There was more. Wilson recorded duets with both Lester Bowie and trumpeter Olu Dara, released an album of his quartet at the Moers Festival, and recorded with the Rance Allen Group, an important gospel group, on Stax. Finally, there is Lester Bowie’s Brass Fantasy, the brass band with which Bowie explored the myriad connections between the marching bands of his youth and every strain of jazz, pop and R&B. Their two mid-Eighties ECM albums, I Only Have Eyes For You (1985) and Avant-Pop (1986), feature Wilson connecting, connecting, connecting.
Perhaps no other musician has as wide a range, connects more disparate music scenes, social groups, and social music practices, then Mr. Wilson. I know of no other drummer in whose playing the common heritage between straight-ahead jazz, the avant-garde, and pop music is so explicit. In every band, in every scene, Wilson was no interloper, no visitor; he belonged, was the perfect player for the situation.
What stands out and inspires me is how little he modulated his voice, whether he was playing with Paul Butterfield, Sam Lazar, Roscoe Mitchell, Lester Bowie, or Julius Hemphill. Wilson was not a chameleon, changing his playing to fit into a musical situation. He was simply, or complexly, himself, all the time! His charismatic, infectious feel and distinct drum sound (single-headed toms!) is recognizable in any situation; there is no chance of anonymity with Phillip Wilson.
Mr. Ethan Iverson graciously undertook a public service by interviewing Mr. David Sanborn about Phillip Wilson. Here’s that interview, where Mr. Sanborn gives full-throated praise for Mr. Wilson’s musicianship and generosity. This wonderful interview kept Mr. Wilson’s name in the conversation; thank you David Sanborn and Ethan! I hope this brief tour of Wilson’s biography and notable recordings does the same.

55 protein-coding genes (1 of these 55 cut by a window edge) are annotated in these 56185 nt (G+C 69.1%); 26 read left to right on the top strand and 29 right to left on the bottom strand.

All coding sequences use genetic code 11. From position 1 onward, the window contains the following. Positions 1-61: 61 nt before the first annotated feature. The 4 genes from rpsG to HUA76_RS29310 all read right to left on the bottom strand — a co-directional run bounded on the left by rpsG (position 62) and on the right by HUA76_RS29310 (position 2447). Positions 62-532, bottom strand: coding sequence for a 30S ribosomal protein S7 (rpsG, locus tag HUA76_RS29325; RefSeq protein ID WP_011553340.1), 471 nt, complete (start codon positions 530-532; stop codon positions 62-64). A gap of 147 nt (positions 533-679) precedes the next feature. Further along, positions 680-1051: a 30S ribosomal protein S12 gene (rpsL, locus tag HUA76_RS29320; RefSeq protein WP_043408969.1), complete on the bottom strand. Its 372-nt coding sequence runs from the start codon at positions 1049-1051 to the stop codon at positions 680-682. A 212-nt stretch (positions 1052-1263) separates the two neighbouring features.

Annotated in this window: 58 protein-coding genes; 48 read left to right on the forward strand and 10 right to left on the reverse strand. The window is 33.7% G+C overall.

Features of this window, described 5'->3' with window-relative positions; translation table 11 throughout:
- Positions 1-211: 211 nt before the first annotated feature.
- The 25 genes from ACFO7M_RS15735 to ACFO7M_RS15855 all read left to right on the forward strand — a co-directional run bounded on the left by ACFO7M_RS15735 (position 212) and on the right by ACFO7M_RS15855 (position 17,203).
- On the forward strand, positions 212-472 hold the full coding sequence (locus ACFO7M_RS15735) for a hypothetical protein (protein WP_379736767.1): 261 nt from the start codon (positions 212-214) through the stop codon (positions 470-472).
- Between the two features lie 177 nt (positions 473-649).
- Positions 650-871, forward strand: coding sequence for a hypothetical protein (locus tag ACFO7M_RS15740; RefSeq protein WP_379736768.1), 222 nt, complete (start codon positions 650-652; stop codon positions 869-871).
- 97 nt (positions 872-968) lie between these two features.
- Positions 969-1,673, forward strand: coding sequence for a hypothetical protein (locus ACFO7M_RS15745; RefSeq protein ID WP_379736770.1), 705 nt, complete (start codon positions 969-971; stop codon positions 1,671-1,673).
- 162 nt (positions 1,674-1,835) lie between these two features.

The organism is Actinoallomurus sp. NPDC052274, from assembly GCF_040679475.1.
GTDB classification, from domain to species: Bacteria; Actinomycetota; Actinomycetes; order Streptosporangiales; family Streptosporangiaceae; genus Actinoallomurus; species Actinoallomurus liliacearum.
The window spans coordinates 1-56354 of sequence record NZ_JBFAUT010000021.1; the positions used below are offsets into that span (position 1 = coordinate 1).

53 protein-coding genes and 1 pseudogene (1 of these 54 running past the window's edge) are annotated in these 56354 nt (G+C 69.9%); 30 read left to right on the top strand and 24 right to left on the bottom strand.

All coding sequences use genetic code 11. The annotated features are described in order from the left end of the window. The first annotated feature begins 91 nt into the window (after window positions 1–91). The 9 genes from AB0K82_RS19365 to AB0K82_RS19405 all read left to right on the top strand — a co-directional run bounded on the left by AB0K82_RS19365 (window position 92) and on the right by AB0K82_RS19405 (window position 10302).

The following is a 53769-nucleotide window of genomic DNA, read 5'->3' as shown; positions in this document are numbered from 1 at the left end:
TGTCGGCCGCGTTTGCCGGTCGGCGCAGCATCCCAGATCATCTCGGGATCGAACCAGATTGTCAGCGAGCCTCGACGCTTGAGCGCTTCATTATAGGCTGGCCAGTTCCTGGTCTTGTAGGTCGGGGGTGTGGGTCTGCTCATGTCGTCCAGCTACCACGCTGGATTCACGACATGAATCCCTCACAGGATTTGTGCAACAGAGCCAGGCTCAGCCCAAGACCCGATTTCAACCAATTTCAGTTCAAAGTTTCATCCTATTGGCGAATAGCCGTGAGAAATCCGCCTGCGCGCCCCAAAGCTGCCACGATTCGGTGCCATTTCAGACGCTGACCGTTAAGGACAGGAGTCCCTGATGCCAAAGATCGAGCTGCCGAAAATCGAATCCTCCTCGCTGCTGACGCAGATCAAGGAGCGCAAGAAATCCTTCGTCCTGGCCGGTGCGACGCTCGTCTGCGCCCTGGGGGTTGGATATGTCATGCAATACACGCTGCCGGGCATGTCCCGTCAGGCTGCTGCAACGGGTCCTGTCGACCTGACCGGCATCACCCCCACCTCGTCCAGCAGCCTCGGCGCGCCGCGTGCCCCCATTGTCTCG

Phillip Wilson is one of our most important drummers, a singular voice whose contribution to American music in the post-war era is as large as anyone’s. His exuberance, his commitment to the music, regardless of style, his flow of ideas-just as evident in playing a repetitive beat or improvising- and his instantly identifiable sound connect the worlds of jazz, blues, gospel, rock, funk-soul-R&B, and avant-garde improvisation, all of which he played on the highest possible level. This is a life’s work, successfully carried out.
Listen to Phillip Wilson!
Eight Great Phillip Wilson performances, with a few links:
Roscoe Mitchell: Old/Quartet (Nessa, recorded 1967, released 1975)
Paul Butterfield Blues Band: The Resurrection of Pigboy Crabshaw (Elektra, 1967)
Full Moon: Full Moon (Douglas, 1972)
Julius Hemphill: Dogon AD (Mbari, 1972; reissued by Arista, 1977)
Lester Bowie/Phillip Wilson: Duet (Improvising Artists, 1978)
Phillip Wilson: Esoteric (solo and duo with Olu Dara) (HatHut, 1978; available on Bandcamp)
Phillip Wilson Quartet: Live at Moers Festival (Moers Music, 1978)
Lester Bowie’s Brass Fantasy: I Only Have Eyes For You (ECM, 1985)
“Space Flight” features Sam Lazar on organ, Chauncey Williams on drums, Willie Dixon on bass, and Grant Green (!) on guitar.
Chip Stern in conversation with Phillip Wilson, Modern Drummer, October 1983.
The only drummer to have backed the Art Ensemble of Chicago & performed at Woodstock
I used to see Phillip Wilson in the '70's in St. Louis, with multi instrumental wonder Howard Johnson, with Sir Julius and with his own groups. I'll never forget walking by Cicero's in University City one Saturday pm & hearing him practice in its basement. I have never heard a drummer with more command of dynamics.
Thanks for posting, Vinnie!
John White (a self-titled album by a guitarist for Mainstream Records in 1971) is worth hearing for Wilson in a jazz/funk context. https://www.discogs.com/release/2938390-John-White-John-White
Although a few other known players appeared on this (keyboardist Merl Saunders and saxophonist Hadley Caliman), no one seems to know what John White did before or after.